The Entitlement Mentality
We live in an entitlement culture, in which everything is available instantly and easily, with little effort on our part. This has created a sense of entitlement in some, whom I will call the Entitlement Generation. ‘Slow and steady’ and ‘putting in the hard yards’? That is so last century. Why wait when I can have my dream car/house/lifestyle now?
The trouble with the modern day entitlement mentality is that we may end up demanding more of others and ourselves than we are willing to invest. We notice the speck of sawdust in our co-worker’s eye, but miss the plank in our own.
We refuse to acknowledge that we have a part to play in our career dissatisfaction. It’s not my fault I didn’t get promoted. My boss only notices people who talk a lot and like to show off.
We blame the system, the economic recession, the hostile work environment.
We get disconnected from workplace realities. Start at entry level? You must be joking. I’ve got a law degree!
We lose our sense of perspective. When the focus is all about me and mine, there is no room to honor the spiritual. Great men and women know and practise values, morals and ethics such as hard work, sacrifice, compassion and service.
Caroline O’Connor is one of the biggest stars of Australian music theatre. In an interview with The Sunday Age, she reveals that it has taken her “27 years of constant auditioning, rehearsing and performing” to get to the top. She was 32 when she landed her first real starring role, and wonders at impatient young performers who want to be the leads right away rather than learning the ropes in the ensemble.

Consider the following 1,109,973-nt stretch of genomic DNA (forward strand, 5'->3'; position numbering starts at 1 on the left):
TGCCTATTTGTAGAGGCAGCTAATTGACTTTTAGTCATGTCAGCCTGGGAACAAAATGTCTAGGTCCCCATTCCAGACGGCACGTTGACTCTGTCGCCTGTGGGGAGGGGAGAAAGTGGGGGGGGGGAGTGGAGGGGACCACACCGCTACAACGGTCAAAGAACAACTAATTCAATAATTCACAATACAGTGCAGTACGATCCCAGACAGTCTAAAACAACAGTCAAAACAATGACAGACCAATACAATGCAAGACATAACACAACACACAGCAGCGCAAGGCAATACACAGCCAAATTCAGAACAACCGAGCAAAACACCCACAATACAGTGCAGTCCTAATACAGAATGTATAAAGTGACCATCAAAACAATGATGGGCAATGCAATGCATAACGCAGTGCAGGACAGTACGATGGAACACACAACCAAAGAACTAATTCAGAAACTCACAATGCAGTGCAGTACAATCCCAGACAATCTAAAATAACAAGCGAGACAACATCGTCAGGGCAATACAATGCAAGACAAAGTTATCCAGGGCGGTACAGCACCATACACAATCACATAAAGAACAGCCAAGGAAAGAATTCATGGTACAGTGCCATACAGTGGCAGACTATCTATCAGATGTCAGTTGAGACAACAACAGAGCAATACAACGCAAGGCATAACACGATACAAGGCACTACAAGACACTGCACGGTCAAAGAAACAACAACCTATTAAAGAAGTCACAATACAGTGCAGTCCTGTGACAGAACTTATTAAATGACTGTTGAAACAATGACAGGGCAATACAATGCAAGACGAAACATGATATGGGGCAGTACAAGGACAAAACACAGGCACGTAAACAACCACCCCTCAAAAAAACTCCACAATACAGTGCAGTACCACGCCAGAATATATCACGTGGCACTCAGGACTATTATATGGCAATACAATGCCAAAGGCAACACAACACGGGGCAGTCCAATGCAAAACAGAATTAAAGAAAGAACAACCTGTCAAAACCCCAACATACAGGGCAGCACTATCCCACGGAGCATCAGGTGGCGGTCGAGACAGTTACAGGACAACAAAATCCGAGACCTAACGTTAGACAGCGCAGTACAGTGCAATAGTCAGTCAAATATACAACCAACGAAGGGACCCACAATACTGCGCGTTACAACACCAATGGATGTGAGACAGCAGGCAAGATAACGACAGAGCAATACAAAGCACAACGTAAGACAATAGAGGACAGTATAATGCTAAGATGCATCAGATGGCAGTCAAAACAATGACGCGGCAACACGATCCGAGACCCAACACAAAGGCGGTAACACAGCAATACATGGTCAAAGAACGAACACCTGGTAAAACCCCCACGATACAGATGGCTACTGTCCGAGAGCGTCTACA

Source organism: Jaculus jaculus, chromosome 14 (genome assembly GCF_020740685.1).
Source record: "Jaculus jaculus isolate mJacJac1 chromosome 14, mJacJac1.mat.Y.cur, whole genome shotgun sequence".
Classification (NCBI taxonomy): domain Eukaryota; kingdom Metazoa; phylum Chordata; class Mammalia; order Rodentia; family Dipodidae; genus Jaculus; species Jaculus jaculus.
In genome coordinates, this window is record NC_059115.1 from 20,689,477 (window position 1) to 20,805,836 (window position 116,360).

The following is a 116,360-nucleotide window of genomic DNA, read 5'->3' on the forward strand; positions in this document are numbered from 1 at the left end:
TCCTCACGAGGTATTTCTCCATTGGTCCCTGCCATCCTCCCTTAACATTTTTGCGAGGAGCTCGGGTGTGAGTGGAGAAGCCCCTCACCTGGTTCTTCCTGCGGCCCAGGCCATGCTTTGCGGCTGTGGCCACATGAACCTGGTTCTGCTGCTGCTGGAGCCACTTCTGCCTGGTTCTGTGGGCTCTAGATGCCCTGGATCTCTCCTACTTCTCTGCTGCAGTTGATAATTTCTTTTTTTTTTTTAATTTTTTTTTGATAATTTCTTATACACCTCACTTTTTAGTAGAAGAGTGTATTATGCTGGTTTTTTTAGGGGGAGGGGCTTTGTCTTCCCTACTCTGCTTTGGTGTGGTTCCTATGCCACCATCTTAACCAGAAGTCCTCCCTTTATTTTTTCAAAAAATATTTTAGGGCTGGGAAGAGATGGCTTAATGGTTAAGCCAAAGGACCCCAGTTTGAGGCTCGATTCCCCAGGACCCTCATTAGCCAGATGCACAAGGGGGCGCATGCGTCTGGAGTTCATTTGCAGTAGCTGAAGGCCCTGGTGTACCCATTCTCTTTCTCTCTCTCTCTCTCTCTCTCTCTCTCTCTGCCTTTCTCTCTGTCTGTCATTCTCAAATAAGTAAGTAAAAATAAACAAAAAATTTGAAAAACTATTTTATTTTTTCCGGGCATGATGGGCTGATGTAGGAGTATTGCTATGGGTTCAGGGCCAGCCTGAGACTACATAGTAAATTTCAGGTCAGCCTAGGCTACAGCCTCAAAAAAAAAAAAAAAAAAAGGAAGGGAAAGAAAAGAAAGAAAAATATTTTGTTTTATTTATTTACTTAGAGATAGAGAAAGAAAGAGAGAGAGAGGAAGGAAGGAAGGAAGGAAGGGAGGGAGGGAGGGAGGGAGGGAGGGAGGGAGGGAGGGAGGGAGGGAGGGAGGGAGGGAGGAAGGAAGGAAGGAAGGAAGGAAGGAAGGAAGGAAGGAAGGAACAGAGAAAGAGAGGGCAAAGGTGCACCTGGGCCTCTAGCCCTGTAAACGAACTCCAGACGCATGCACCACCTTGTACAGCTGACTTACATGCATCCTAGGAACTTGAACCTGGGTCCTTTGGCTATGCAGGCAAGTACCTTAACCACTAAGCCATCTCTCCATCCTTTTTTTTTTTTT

Not Good Enough
To someone with an entitlement mentality, good is not good enough.
Imagine discussing career change with such an individual:
“A good job or good career? That’s for others. I’m only interested in the hottest careers and the highest paying careers, thank you very much. Oh, I also want to be independent, to decide how I work, to choose who I work with. I want to be able to charge what I think I’m worth. I want instant success; I’m not waiting 10 years to be the top network marketer/life coach/performing artiste!”
I’m Not Good Enough
At the other end of the spectrum are those people who think so lowly of themselves and their abilities that they don’t feel qualified for any career.
When you suggest they try something new, they say “I’m not good enough”. And they don’t do anything about it. Sometimes, this means they stay trapped for years in a tedious, soulless job.
Somewhere in the spectrum between an entitlement attitude and a sense of inadequacy is a sweet spot called “good enough”. That is the home of contentment and true peace, the place where your dream career and your best career choice reside.